The candidate is formally trained in medicine and electrical engineering with prior research experience that has applied principles of electromechanics to investigations of cartilage and osteoarthritis. This proposal will allow the candidate a mentored period to learn to conduct molecular cell biology research in cardiovascular disease and develop an independent research career focused on quantitative understanding of cellular redox signaling networks in vascular disease. This proposal will focus on understanding the role of thioredoxin interacting protein (Txnip), which binds and inhibits thioredoxin, in diabetic vascular disease. Txnip has been shown to inhibit vascular smooth muscle cell proliferation and promote apoptosis by manipulation of the cellular redox state. A surprising new finding is that Txnip is strongly induced by high glucose concentrations. Since there is good evidence that diabetic vascular disease is caused in part by dysregulation of the cellular redox state, this has led to the central hypothesis that the regulation of Txnip by glucose impairs vascular thioredoxin activity, leading to increased oxidative stress and promoting vascular injury in diabetes.
The aims of this proposal are to test the hypothesis that 1) the induction of Txnip by glucose promotes a pro- apoptotic state in vascular cells through blockade of thioredoxin's antioxidant function, using molecular cell biology techniques as well as live-cell imaging modalities for quantitative modeling of the Txnip-thioredoxin interaction;and 2) Txnip regulates redox state in diabetic arteries in mice, using tissue-specific targeted gene deletion. These experiments are critical for understanding Txnip and thioredoxin's roles in vascular disease and may reveal a new fundamental pathway for diabetic vascular injury, which is a major contributor to morbidity and mortality in diabetic patients. People with diabetes have an increased risk of heart attack and other diseases due to problems with their blood vessels. The reasons are not clear but one reason is increased stress on the cells due to oxidation. This proposal will study a system the cells normally use to control oxidative stress and test whether this system could cause the death of cells in diabetes due to the high glucose levels in the blood.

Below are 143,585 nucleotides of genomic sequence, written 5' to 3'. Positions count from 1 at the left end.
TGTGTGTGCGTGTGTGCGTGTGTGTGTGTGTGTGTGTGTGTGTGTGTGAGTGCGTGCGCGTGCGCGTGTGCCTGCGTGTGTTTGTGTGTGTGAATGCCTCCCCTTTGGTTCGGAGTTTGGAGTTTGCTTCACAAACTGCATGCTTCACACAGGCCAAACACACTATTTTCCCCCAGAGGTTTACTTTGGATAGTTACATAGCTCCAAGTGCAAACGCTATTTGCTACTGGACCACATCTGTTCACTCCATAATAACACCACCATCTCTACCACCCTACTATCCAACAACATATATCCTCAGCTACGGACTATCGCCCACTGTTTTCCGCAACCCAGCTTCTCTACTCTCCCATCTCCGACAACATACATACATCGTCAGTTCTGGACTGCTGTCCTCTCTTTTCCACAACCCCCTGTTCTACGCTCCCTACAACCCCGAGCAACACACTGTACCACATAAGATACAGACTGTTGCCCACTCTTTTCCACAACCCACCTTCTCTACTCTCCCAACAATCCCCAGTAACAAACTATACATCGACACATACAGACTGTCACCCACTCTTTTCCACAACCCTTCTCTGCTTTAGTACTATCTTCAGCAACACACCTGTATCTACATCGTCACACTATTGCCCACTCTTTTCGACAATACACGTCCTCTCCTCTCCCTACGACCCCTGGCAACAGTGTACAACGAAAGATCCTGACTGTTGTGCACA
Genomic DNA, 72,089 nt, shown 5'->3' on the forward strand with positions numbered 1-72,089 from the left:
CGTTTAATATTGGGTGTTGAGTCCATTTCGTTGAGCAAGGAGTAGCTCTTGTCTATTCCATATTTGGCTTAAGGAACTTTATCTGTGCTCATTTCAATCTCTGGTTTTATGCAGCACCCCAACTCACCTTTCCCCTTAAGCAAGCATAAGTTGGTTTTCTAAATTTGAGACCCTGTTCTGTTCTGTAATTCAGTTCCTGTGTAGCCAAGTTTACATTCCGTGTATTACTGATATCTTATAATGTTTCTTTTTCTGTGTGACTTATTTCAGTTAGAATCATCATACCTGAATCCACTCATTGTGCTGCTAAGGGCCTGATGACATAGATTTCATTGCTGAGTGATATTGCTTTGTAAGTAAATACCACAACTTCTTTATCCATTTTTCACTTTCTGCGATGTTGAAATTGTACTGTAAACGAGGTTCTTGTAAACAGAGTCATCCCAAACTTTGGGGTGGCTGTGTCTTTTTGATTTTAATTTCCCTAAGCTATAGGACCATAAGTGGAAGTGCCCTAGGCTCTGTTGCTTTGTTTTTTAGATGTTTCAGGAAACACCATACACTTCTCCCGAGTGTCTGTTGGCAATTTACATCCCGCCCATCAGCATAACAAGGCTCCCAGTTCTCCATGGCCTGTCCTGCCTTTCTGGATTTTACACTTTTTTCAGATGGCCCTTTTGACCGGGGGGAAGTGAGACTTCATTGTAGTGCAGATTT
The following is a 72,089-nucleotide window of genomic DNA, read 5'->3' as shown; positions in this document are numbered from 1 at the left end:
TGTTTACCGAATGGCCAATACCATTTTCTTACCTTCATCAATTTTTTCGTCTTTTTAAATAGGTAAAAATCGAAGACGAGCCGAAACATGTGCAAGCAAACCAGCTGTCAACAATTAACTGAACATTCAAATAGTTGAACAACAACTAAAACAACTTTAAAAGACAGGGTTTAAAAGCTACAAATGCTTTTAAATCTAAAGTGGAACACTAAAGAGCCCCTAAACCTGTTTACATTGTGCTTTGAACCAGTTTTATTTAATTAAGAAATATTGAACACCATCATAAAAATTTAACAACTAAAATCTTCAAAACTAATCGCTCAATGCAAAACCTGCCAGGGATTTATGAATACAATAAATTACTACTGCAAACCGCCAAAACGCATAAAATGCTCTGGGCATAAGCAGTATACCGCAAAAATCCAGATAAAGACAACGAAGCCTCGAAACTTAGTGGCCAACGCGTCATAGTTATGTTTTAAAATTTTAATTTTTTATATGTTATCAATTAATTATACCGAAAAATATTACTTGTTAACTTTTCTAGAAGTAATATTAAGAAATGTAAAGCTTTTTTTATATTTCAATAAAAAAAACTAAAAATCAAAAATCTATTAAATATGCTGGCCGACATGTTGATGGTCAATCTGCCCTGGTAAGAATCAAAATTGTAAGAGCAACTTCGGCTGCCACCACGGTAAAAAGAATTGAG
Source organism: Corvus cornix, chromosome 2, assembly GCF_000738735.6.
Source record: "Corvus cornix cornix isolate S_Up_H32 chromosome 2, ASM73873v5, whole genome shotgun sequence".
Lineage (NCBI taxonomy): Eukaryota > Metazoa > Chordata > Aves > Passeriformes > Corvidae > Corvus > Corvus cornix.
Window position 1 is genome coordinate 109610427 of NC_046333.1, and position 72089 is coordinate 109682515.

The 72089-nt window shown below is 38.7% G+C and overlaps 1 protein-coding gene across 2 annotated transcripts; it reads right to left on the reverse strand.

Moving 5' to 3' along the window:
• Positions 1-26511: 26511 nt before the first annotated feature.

National Institute of Health (NIH)
National Heart, Lung, and Blood Institute (NHLBI)
Mentored Quantitative Research Career Development Award (K25)
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Special Emphasis Panel (ZHL1-CSR-R (M1))
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Commarato, Michael
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Brigham and Women's Hospital
United States
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Patwari, Parth; Lee, Richard T (2012) An expanded family of arrestins regulate metabolism. Trends Endocrinol Metab 23:216-22
Patwari, Parth; Emilsson, Valur; Schadt, Eric E et al. (2011) The arrestin domain-containing 3 protein regulates body mass and energy expenditure. Cell Metab 14:671-83
Patwari, Parth; Lee, Richard T (2008) Mechanical control of tissue morphogenesis. Circ Res 103:234-43